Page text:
The lower quartile, median and upper quartile for mGCIPL thickness were 74.2, 79.0 and 83.5 µm, respectively. When controlled for age, sex, hypertension, blood urea nitrogen, cholesterol, triglyceride, visual acuity, glycated haemoglobin and DR grade, mGCIPL thinning (lower quartile) was significantly associated with the vessel density of the parafovea (OR 0.512, 95% CI 0.359 to 0.731, P<0.001) and FAZ circularity index (OR 0.822, 95% CI 0.678 to 0.972, P=0.002; table 3).
In this study, we performed a cross-sectional analysis of OCTA-derived parameters, as well as their associations with mGCIPL, in patients with T2DM who had either NDR or mild-to-moderate NPDR. We found that the microcirculatory changes observed with OCTA were prominently correlated with mGCIPL thickness. Moreover, loss of parafoveal vessels and FAZ circularity were highly associated with mGCIPL thinning.
The FAZ is responsible for epicritic vision and central vision. The role of FAZ in macular blood supply status has been widely discussed. Specifically, it is widely accepted that the FAZ size reflects the health of the microcirculation in the retina, and that FAZ measurement could serve an important role in the diagnosis and management of various retinal vascular diseases, such as DR or retinal vein occlusion.10 OCTA delivers high-resolution, depth-resolved en face images of the macular microvascular network by calculating motion contrast in OCT B-scans acquired repeatedly at the same location. Several recent OCTA analyses have identified alterations in the retinal microvasculature of patients with T2DM, such as distortion and enlargement of the FAZ, retinal capillary dropouts and reduced vessel density.7 11–13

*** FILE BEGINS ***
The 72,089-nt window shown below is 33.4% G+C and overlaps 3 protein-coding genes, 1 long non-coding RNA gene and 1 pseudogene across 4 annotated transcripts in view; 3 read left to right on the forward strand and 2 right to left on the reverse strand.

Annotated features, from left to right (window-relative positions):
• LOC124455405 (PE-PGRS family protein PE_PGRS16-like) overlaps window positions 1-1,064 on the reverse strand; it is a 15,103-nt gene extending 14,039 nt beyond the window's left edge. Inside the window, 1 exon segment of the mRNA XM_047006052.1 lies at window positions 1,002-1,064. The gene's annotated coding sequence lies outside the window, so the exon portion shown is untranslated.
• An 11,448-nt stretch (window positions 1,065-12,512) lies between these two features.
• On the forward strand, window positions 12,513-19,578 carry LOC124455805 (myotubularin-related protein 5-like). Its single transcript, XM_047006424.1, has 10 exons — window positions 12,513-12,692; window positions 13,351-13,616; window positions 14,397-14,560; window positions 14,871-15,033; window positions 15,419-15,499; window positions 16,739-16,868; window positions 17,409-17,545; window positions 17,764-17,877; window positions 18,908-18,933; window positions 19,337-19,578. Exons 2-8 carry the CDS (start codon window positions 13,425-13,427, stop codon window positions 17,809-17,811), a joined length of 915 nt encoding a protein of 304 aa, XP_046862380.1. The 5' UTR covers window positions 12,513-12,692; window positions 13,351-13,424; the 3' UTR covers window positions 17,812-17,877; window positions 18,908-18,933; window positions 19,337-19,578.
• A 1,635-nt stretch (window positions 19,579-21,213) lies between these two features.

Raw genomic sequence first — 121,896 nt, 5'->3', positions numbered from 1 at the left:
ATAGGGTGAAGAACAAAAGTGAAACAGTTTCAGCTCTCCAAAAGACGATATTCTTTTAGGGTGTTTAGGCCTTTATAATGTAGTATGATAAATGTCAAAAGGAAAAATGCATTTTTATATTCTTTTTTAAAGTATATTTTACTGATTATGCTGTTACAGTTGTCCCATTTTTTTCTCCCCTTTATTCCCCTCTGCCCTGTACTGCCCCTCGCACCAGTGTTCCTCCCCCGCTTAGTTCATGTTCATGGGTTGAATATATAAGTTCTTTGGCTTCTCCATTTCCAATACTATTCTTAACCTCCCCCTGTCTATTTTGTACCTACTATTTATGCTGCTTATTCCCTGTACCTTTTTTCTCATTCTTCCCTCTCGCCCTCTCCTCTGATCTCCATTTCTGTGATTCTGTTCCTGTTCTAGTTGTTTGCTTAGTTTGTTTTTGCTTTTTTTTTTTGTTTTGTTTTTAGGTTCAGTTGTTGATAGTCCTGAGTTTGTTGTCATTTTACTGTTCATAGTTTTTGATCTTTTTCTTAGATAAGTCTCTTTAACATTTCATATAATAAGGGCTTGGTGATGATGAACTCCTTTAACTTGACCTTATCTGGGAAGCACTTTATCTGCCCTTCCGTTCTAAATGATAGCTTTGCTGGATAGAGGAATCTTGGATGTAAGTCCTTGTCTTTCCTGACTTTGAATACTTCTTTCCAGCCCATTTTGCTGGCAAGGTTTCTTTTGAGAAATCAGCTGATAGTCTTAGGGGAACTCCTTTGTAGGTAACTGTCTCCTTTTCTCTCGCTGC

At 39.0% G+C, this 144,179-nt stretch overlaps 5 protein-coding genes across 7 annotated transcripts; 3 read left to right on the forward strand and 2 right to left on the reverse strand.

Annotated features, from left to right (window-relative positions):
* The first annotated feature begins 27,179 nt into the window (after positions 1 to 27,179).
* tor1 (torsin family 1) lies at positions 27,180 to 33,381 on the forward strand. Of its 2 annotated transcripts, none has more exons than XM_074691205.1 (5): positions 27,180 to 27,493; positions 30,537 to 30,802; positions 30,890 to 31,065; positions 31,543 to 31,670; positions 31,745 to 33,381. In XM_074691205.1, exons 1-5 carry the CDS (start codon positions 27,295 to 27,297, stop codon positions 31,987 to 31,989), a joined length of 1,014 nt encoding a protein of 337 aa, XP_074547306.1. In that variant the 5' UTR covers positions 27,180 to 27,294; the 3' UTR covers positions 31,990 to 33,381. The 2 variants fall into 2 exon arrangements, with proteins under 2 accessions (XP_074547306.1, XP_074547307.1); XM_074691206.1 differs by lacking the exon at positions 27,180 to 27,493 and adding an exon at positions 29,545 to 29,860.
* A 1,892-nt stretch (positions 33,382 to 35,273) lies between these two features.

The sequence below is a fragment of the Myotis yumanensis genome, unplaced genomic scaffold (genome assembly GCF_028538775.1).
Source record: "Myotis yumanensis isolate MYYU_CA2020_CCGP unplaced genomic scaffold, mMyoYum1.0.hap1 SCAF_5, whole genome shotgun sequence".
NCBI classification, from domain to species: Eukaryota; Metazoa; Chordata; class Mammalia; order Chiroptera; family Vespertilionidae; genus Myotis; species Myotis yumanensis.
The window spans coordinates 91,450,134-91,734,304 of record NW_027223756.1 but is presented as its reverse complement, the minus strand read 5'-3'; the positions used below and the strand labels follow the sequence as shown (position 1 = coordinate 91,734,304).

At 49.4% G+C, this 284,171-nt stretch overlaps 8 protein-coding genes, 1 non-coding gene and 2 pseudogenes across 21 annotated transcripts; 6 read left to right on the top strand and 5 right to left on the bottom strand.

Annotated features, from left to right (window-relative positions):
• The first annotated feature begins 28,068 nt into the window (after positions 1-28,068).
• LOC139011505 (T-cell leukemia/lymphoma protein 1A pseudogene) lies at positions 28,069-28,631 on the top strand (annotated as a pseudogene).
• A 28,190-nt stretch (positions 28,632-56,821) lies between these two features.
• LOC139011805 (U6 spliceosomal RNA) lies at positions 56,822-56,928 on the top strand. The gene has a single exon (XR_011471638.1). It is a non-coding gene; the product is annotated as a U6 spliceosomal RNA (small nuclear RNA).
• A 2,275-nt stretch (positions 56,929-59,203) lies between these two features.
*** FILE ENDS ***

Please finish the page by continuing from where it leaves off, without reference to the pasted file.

In both the SRL and DRL of diabetic eyes in the present study, the enlarged FAZ area and loss of FAZ circularity was verified compared with normal eyes. Furthermore, diabetic eyes showed a lower vessel density and perfusion index in the parafovea and perifovea. These findings were consistent with previous OCTA studies involving DR.14 The FAZ area is enlarged in both DR and retinal vein occlusion due to destruction of the vascular arcades.7 11 Prior studies have qualitatively demonstrated that the FAZ becomes more a circular in DR, with effects on the FAZ perimeter and circularity index.13 Thus, loss of FAZ circularity is a good indicator of vascular dropout, and is associated with disease progression in vascular maculopathy.15 These defects at the FAZ margin are largely due to capillary dropout, as well as macular vascular remodelling that can lead to a decreased vascular density and perfusion index.16